- Economic anthropology: defined by Wilk in 1996 as "the part of the discipline [of anthropology] that debates issues of human nature that relate directly to the decisions of daily life and making a living."
- Production: the process whereby natural raw materials are converted into forms which can be used by humans.
- Distribution: the movement of goods and services from the place of manufacture or production to the place of consumption.
- Consumption: the taking in or using up of materials needed for humans to survive.
- Modes of exchange: the patterns by which distribution happens, including reciprocity, redistribution, and market exchange.
- Reciprocity: trading goods and services that are of the same value; the three anthropological types of this are generalized, balanced, and negative.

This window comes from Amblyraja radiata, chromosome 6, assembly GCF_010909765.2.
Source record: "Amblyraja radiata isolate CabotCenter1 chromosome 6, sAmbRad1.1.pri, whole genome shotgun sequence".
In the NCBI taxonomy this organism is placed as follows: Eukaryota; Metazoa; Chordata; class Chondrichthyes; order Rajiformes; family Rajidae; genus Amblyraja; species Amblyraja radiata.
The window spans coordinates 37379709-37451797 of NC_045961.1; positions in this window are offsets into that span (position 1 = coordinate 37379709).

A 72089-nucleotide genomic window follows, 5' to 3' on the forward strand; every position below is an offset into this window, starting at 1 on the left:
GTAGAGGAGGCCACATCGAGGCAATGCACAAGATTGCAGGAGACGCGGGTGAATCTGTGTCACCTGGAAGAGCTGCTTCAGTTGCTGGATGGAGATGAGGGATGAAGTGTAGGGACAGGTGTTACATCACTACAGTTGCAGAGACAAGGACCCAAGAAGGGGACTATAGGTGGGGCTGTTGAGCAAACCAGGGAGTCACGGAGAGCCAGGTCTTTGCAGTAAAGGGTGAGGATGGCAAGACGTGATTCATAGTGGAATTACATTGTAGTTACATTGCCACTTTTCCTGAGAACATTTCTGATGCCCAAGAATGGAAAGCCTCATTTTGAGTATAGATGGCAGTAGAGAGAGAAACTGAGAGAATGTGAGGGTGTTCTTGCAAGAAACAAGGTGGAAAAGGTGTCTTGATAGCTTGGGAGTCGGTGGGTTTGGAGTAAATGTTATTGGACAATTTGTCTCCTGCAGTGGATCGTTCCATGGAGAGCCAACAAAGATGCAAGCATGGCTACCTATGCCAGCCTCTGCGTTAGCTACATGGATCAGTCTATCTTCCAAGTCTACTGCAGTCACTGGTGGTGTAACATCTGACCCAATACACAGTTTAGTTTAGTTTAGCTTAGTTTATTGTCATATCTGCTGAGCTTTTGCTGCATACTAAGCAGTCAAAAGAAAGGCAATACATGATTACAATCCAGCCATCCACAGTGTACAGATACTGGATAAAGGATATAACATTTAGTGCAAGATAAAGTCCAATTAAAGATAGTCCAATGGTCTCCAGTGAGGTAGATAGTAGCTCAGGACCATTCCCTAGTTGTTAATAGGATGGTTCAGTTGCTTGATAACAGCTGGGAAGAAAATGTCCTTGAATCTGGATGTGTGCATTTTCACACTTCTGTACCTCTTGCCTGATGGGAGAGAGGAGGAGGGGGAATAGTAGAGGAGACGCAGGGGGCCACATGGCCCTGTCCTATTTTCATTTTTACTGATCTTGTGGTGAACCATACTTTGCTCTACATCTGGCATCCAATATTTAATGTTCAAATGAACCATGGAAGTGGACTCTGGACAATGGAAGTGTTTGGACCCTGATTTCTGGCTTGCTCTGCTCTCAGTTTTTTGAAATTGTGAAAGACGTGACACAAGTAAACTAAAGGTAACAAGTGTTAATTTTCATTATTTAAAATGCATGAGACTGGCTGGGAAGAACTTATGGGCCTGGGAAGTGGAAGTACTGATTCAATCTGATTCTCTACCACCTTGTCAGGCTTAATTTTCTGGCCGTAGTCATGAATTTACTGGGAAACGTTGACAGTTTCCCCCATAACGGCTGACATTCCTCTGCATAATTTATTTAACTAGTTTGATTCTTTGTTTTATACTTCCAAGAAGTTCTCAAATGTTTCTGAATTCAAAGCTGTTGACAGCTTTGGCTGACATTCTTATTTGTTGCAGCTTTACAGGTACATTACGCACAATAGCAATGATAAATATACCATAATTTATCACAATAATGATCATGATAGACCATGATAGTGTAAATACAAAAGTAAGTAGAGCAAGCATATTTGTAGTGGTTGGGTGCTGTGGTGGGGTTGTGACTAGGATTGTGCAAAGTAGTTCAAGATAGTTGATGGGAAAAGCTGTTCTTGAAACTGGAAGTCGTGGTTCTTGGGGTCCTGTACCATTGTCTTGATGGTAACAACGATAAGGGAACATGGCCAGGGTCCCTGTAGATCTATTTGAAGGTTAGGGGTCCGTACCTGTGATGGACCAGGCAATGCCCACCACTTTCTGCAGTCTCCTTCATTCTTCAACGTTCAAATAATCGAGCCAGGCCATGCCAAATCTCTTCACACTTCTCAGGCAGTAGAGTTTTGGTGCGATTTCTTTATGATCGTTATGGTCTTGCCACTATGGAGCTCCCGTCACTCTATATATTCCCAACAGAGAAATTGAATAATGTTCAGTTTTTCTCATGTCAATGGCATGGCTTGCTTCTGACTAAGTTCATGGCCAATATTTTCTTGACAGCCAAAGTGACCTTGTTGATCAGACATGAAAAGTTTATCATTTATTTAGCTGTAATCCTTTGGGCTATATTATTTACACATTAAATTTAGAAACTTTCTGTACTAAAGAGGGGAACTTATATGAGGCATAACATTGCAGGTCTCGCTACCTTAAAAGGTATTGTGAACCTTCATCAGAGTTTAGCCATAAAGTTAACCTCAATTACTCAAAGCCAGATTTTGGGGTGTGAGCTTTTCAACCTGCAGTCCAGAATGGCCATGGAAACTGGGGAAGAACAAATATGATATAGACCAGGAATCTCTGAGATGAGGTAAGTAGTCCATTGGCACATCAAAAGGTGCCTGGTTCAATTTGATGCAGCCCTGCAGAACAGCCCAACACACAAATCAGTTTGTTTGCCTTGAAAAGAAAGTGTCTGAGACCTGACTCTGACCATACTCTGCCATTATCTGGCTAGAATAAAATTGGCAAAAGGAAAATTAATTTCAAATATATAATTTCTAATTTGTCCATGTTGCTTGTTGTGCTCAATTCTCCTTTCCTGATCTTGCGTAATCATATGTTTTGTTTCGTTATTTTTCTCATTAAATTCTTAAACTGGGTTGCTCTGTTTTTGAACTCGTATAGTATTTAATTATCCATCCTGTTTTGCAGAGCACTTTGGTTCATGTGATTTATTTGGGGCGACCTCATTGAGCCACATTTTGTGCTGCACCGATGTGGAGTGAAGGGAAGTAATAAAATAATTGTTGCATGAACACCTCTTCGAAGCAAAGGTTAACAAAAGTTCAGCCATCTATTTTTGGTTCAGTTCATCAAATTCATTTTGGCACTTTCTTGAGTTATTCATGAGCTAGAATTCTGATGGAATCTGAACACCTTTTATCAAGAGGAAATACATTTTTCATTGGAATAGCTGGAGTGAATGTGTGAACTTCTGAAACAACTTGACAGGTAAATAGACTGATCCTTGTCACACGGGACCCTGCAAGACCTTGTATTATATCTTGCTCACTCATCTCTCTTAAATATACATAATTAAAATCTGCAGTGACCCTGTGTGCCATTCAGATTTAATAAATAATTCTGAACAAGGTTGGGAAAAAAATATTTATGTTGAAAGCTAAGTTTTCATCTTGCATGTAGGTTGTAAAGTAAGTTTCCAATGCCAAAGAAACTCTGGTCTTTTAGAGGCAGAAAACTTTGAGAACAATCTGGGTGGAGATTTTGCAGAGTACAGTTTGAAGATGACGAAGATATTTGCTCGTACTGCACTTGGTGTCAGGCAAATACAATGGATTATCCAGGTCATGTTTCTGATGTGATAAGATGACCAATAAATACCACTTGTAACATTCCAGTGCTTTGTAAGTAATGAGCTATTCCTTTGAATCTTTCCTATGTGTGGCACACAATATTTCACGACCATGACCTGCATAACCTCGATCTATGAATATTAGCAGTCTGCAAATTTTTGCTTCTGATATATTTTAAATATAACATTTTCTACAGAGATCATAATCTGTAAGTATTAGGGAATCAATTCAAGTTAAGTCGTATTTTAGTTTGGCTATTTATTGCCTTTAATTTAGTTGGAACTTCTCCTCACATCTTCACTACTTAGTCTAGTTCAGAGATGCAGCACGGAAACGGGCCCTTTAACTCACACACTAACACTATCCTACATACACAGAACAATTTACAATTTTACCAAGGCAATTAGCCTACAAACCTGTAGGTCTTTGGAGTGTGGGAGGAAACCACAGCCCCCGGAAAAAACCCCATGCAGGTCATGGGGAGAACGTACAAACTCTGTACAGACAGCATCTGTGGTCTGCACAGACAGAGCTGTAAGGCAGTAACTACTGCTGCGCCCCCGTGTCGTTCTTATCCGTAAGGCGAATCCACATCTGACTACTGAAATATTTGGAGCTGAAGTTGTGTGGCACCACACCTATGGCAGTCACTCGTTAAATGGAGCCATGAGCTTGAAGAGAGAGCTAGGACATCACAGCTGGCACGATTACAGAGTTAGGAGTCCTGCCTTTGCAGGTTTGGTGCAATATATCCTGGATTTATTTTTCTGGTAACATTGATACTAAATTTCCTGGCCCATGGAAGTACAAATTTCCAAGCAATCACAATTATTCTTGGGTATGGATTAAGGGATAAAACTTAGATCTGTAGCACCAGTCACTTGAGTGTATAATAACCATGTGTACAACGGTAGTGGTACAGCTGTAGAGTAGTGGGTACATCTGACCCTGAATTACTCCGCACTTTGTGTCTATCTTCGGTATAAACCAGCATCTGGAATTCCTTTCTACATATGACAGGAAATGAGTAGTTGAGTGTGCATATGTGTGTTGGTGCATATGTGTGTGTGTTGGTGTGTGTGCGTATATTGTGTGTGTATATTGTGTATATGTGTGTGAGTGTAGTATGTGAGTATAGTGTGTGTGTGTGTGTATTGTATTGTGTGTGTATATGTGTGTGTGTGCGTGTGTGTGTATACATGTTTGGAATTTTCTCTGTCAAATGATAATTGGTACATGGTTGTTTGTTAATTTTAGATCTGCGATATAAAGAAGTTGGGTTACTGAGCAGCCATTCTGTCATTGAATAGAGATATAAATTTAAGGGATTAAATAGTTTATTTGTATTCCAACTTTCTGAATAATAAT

- Redistribution: secondary distribution so that every member of a group contributes economically and then receives the amount of goods that they need.
- Market Exchange: exchanging goods in terms of monetary value and continuing through a supply and demand price mechanism.
- Labor: the work that connects human groups to the environment around them.
- Modes of Production: the grouping of social relations through which labor is used to harness energy from the environment in the forms of tools, skills, organization, and knowledge.
- Means of Production: the actual tools, skills, organization, and knowledge used to take energy from nature.
- Relations of Production: the social relations which connect people who use a certain means of production in the context of a certain mode of production.
- Affluence: the state of more than the amount necessary to fulfill consumption needs.
Terms are from Cultural Anthropology: A Perspective on the Human Condition by Emily A Schultz and Robert H. Lavenda.